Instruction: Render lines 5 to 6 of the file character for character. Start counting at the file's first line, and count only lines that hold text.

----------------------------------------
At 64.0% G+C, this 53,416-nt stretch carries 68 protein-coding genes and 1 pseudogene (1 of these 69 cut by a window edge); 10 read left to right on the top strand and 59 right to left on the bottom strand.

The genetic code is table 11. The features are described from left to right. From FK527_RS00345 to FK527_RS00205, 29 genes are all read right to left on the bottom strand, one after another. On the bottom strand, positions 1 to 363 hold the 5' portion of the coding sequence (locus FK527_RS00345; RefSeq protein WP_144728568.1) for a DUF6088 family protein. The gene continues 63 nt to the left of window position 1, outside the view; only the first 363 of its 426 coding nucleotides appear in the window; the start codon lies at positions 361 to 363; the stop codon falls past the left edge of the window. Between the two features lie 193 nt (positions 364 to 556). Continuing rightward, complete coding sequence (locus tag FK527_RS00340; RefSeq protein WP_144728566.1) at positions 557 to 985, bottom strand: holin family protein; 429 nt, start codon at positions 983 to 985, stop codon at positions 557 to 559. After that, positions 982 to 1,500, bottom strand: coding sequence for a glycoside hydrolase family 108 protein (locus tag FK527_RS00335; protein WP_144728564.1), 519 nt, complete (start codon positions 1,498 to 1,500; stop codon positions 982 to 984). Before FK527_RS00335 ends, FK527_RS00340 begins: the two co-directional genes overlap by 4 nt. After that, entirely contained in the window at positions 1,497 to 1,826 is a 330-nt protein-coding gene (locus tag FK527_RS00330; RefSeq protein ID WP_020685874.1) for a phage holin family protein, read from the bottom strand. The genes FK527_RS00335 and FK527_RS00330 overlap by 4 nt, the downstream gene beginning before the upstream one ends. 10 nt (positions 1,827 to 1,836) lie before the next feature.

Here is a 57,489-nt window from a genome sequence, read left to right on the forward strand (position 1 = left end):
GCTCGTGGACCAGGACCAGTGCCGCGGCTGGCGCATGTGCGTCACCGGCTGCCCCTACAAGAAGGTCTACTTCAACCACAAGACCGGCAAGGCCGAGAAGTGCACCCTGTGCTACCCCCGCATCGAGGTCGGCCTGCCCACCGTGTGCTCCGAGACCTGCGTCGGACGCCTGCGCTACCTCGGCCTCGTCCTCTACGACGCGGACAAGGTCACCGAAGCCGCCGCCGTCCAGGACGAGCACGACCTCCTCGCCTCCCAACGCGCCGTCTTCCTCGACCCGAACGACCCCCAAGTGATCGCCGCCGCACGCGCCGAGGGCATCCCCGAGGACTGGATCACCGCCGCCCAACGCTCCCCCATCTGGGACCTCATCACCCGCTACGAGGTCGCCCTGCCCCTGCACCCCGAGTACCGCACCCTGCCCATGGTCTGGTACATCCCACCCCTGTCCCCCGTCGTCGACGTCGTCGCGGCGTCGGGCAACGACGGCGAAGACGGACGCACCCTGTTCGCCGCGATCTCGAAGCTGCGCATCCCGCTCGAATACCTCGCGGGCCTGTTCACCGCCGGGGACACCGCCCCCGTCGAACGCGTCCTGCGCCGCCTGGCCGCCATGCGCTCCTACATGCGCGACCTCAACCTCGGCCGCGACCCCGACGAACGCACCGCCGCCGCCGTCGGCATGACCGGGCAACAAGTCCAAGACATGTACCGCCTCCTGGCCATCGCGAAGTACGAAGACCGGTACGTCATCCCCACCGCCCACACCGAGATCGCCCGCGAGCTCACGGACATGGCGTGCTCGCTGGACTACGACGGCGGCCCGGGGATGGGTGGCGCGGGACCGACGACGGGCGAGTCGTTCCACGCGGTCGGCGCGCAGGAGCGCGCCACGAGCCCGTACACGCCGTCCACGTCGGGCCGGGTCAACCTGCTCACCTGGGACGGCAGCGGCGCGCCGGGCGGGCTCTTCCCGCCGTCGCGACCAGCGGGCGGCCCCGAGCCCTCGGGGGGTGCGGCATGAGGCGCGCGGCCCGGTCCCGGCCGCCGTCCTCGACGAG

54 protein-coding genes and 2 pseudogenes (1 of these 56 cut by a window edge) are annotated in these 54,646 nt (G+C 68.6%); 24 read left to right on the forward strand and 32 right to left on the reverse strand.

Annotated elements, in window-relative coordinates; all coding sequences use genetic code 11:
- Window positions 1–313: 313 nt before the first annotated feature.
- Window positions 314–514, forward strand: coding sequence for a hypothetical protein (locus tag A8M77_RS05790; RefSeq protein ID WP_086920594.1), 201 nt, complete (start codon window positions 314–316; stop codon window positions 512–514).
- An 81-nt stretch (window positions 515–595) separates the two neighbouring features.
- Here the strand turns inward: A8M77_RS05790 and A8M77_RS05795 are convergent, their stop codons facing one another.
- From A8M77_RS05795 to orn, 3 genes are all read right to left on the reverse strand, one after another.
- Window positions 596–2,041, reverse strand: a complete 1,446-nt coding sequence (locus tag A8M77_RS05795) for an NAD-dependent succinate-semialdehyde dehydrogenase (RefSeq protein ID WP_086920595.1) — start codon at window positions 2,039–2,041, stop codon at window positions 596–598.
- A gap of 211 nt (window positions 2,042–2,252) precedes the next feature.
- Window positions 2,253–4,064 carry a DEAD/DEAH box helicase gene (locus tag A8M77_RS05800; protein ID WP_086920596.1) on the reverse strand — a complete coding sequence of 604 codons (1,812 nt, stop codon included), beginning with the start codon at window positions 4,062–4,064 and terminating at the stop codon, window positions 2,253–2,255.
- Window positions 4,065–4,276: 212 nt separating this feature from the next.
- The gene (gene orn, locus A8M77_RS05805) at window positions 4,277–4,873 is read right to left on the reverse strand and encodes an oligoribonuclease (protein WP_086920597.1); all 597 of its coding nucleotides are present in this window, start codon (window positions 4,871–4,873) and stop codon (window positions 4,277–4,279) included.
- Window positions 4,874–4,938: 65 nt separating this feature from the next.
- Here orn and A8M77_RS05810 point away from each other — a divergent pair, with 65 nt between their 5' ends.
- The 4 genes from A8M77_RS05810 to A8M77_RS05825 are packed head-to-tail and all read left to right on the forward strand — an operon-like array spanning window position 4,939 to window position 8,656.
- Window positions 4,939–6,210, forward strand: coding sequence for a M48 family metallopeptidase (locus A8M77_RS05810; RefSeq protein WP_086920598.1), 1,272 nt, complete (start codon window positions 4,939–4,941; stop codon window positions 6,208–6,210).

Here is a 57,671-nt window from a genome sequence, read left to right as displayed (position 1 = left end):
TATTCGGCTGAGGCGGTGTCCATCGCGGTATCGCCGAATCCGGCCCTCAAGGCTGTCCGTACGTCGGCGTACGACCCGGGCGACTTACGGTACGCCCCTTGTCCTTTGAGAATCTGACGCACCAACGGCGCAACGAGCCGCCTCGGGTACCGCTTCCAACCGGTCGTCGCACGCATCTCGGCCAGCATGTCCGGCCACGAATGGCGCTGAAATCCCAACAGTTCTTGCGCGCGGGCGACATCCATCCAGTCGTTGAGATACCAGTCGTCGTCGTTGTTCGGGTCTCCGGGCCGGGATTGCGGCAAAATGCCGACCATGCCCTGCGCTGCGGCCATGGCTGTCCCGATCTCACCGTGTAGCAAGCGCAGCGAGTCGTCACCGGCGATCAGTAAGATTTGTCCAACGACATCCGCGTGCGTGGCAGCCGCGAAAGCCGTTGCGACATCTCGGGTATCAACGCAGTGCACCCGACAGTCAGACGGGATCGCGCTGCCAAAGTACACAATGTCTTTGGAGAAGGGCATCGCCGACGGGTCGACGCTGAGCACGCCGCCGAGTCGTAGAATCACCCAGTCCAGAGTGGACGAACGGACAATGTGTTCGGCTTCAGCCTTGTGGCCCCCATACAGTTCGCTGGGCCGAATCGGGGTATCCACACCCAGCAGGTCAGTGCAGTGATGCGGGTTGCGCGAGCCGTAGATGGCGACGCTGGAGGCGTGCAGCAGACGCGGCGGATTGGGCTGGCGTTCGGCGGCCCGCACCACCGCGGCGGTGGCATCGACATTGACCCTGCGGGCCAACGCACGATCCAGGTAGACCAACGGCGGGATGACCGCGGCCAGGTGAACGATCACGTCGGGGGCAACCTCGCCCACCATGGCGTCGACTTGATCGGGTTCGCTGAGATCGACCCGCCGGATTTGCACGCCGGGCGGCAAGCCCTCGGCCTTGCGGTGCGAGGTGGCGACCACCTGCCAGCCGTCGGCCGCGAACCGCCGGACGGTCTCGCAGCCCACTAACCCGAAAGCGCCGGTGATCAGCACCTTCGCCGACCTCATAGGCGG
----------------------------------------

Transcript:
54 protein-coding genes and 2 pseudogenes (1 of these 56 cut by a window edge) are annotated in these 54,646 nt (G+C 68.6%); 24 read left to right on the forward strand and 32 right to left on the reverse strand.

Annotated elements, in window-relative coordinates; all coding sequences use genetic code 11: